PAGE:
PHOTOGRAPHY   © mike connealy
No.2 Folding Hawk-Eye Special
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I've run several rolls of 120 film through the camera since getting it fully restored, and it has lived up to my expectations and then some. The images it produces have the glow and a depth of tonality that one hopes for from old lenses and a 6x9 format. The lens seems free of any distortion and it is exceedingly sharp, allowing very big enlargements or severe crops while still maintaining excellent image quality.

Below are some sample photos from the camera:
In the first three decades of the 20th Century, Eastman Kodak sold millions of simple folding cameras. The folders were a step up from the yet simpler snapshot box cameras; they were intended to meet the needs of advanced amateur photographers, and they were often featured in articles directed at that group in the company's monthly magazine, KODAKERY.
    The folding models all had some provision for adjustment to meet varying conditions including focus, aperture and shutter speed. Kodak was rather indiscriminate in assigning model names, so it is a little hard to sort out the different models sometimes because one has to look closely to see the differences. That said, the No.2 Folding Hawk-Eye Special is a rather unique member of Kodak's early-century lineup.
    The term "Special" was used by Kodak to denote a camera model that had an above-average lens, and possibly a bit better fit and finish. In the case of this Hawkeye, the lens is the Kodak Anastigmat f-6.3 105mm, with an aperture adjustment closing down to f-32. The Kodex shutter has settings of "T", "B", 25 and 50. Continuous focus is achieved by advancing the bed on which the lens is mounted using a helical screw and a scale with settings ranging from 6 feet to infinity. An especially nice feature of the camera is a relatively large viewfinder with magnifying lenses that yields quite a bright view of the subject. There are no patent dates inscribed on this Hawk-Eye. One authority, Brian Coe, lists the camera with production dates of 1929 to 1933.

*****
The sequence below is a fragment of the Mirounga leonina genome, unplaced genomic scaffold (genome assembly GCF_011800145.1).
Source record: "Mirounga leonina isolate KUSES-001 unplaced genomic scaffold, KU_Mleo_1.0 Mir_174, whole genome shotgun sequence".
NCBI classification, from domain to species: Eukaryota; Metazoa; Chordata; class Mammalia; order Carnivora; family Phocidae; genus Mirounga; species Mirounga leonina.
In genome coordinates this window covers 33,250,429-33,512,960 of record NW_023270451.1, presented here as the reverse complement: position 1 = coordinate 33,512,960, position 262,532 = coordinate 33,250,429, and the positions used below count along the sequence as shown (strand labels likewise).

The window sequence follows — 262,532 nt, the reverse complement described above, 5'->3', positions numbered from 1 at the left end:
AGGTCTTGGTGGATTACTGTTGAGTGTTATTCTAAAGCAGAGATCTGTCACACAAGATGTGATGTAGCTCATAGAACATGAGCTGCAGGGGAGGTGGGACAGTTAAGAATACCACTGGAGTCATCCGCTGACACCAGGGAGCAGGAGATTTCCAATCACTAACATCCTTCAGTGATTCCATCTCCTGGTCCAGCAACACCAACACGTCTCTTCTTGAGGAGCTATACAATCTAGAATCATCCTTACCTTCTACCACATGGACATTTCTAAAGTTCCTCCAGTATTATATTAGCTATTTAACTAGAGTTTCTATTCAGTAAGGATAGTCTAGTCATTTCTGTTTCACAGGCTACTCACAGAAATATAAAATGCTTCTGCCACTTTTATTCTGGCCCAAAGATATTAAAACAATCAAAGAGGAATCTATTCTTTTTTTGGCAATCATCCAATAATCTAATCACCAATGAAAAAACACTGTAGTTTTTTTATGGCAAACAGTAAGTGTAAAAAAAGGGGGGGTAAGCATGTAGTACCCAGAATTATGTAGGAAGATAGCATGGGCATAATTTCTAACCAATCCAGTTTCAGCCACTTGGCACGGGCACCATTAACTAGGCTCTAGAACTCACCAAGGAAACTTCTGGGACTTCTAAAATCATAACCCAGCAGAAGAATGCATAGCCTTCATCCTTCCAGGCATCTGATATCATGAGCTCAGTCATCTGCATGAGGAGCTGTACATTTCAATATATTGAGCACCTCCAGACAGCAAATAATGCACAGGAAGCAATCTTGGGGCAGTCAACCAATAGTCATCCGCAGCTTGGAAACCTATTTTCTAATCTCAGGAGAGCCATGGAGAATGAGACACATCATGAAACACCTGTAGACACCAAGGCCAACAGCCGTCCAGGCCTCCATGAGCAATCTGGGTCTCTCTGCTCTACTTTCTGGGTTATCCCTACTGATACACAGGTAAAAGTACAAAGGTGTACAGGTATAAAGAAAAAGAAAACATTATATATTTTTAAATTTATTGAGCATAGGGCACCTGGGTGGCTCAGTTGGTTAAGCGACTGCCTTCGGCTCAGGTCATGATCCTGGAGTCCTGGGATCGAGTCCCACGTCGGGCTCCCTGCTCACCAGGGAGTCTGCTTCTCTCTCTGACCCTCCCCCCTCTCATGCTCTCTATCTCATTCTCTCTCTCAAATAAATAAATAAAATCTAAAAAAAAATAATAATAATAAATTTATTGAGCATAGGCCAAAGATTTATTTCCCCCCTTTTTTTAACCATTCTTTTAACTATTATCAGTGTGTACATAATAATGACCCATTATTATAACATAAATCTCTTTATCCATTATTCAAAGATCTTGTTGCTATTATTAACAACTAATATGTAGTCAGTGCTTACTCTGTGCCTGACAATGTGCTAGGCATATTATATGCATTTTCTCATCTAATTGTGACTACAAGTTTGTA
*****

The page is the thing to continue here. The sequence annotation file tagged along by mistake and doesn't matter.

My previous experience with Kodak folders had been with lenses that were of simpler design: the one-element meniscus, the Rapid Rectilinear, and the mid-level Kodar. Since my results from those lenses had been excellent, it seemed like the possibilities for the advanced Anastigmat were very promising. Before I could find out, though, I needed to deal with the camera's severely deteriorated bellows. I tried black fabric paint, liquid electrical tape and actual electrician's tape to cope with the bellows leaks. None of all that got the job completely done, so I put the camera aside until my friend, Don Day, was able to ride to the rescue with a new, old-stock bellows, and the skills to install it.

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